Ishikawa hopes to inspire homeland by playing well

Japan's Ryo Ishikawa shot a 71 in the first round at Augusta.The 19-year-old is still trying to cope with the bad news coming from home since the March 11 earthquake.
Japan's Ryo Ishikawa shot a 71 in the first round at Augusta.The 19-year-old is still trying to cope with the bad news coming from home since the March 11 earthquake.
Posted: April 08, 2011

AUGUSTA, Ga. - It is difficult for 19-year-old Ryo Ishikawa to be fully focused on competing in the Masters this week because of the bad news that continues to originate from Japan following the March 11 earthquake there.

After carding a 71 Thursday in the opening round at Augusta National Golf Club, he received more bad news: that northeastern Japan had been hit with one of its worst aftershocks, a 7.1 magnitude, earlier in the day.

"I think it is very serious," Ishikawa said through a translator.

Ishikawa already has pledged every dollar of his winnings in 2011 to the relief effort in his country, which would be close to $2 million if he equaled his earnings of last year. Even though his heart is there, he believes he can inspire his countrymen by playing well.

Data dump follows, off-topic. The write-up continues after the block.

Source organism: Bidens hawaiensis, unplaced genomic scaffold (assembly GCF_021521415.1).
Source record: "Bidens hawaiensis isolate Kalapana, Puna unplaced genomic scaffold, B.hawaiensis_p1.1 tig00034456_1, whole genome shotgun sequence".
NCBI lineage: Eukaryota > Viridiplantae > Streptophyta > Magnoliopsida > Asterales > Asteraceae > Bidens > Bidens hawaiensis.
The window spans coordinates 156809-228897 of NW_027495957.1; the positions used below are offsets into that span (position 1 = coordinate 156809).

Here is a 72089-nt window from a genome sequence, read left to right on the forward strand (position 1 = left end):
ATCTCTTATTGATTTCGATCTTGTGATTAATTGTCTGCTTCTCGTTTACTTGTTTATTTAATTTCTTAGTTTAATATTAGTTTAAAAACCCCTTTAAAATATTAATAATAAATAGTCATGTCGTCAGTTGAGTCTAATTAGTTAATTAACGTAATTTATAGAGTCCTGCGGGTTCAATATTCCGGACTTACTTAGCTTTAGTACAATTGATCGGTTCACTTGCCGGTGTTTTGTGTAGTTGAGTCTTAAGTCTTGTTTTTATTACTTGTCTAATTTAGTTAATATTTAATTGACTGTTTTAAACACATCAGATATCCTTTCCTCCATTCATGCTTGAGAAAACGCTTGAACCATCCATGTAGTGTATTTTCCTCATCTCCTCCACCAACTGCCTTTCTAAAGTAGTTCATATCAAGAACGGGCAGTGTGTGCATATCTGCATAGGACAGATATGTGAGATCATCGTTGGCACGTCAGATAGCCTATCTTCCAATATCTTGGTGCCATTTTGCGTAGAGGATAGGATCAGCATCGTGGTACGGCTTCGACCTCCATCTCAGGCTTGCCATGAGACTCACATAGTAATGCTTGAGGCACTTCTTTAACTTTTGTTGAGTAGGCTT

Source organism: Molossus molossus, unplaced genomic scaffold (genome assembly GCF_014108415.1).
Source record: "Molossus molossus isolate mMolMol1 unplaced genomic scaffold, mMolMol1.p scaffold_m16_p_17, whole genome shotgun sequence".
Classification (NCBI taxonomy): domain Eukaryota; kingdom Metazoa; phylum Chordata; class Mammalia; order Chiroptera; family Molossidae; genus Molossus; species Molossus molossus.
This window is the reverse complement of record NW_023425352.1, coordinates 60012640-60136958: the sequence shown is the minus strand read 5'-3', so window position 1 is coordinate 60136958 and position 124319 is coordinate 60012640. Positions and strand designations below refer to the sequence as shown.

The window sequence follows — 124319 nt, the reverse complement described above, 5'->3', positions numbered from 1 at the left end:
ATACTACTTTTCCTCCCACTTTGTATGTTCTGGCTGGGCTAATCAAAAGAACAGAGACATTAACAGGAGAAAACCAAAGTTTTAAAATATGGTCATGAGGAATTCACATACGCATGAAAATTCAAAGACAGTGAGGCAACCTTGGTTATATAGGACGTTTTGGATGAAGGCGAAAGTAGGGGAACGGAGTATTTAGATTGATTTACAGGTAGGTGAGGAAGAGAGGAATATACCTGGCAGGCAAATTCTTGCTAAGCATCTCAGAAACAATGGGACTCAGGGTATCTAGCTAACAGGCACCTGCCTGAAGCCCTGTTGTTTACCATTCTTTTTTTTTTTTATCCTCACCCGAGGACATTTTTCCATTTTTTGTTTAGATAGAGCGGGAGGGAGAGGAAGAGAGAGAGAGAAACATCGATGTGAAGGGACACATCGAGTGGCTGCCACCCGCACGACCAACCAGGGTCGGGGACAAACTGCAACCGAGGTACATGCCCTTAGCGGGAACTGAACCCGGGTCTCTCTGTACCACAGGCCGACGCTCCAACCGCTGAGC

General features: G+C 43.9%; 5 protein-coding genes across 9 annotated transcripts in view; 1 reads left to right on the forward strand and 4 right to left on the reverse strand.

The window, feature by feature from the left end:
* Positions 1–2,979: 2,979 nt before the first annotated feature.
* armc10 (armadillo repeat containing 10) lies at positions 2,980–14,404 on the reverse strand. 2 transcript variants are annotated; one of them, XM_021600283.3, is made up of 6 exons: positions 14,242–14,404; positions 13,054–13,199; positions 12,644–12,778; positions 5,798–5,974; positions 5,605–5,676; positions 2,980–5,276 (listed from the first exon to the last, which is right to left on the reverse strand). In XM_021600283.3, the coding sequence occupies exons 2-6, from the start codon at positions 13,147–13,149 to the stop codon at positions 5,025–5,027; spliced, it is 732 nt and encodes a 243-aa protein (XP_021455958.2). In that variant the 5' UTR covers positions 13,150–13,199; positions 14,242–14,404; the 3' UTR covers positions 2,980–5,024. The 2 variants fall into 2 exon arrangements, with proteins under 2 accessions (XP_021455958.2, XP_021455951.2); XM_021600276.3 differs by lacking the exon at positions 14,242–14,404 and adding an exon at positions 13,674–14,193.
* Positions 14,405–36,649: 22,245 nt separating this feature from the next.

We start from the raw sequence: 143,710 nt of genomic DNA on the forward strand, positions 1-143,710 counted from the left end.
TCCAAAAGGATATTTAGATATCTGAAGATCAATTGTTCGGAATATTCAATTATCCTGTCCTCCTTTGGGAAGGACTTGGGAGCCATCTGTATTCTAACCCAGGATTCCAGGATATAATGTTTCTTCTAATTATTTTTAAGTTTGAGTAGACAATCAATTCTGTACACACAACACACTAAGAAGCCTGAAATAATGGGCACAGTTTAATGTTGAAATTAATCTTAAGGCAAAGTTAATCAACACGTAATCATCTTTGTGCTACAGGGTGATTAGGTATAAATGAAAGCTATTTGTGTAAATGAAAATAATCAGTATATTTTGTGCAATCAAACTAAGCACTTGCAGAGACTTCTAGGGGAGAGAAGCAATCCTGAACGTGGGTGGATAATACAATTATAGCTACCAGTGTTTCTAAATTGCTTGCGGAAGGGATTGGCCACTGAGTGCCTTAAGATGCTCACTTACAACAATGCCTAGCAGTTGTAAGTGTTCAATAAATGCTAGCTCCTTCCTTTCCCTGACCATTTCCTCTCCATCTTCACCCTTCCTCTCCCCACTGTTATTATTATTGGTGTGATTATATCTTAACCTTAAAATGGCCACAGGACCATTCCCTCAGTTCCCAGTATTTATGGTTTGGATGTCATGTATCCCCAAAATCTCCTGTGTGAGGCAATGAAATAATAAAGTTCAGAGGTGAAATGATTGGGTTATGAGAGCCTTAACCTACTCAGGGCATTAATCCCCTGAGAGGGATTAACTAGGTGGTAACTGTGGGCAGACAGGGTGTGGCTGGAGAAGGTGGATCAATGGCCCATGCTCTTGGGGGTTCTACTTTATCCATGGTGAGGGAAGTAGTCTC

"I understand that people, especially in Sendai, they are living in hell," he said, "and I would love to show the energy and power of what golf can bring to those people."

One means nothing

Entering the Masters as the world's No. 1 player didn't help Martin Kaymer gain an advantage Thursday in his bid to break his streak of missed cuts at Augusta National.

The PGA champion from Germany carded a double bogey and six bogeys in a round of 6-over 78 that threatens to exclude him from the weekend competition for the fourth time in the four Masters in which he has competed.

"Obviously, it's frustrating if you never play well," Kaymer said. "It doesn't matter what kind of course it is. It's just a shame. It's obviously a huge tournament here, and if [the course] doesn't really suit your eye and you know that quite well it's a little frustrating."

Asked if had a new game plan for Friday's second round, he replied, "I don't have a game plan. I think that I don't really know how to play the golf course."

A ball for a beer

Three-time U.S. Mid-Amateur champion Nathan Smith had a sick feeling standing in the 18th fairway as he watched fans behind the green scatter to avoid his incoming shot.

"Walking up, I just saw one person sitting there and I knew something was wrong," Smith said. "He couldn't move, so I kind of took the beer from him and helped him out a little bit."

Well, he wasn't moving because Smith's ball had landed in his lap. He was not injured, and Smith wound up making bogey on the hole to finish his round of 75.

Afterward, Smith said, "I gave him a ball. I think he gave me the beer. So that was good."

Smith, of Pittsburgh, won his second of two Pennsylvania Amateur championships in 2009 at Waynesborough Country Club in Paoli. He returned to the area later in the year at Merion as a member of the U.S. Walker Cup team.


Contact staff writer Joe Juliano at 215-854-4494 or jjuliano@phillynews.com

 

comments powered by Disqus
|
|
|
|
|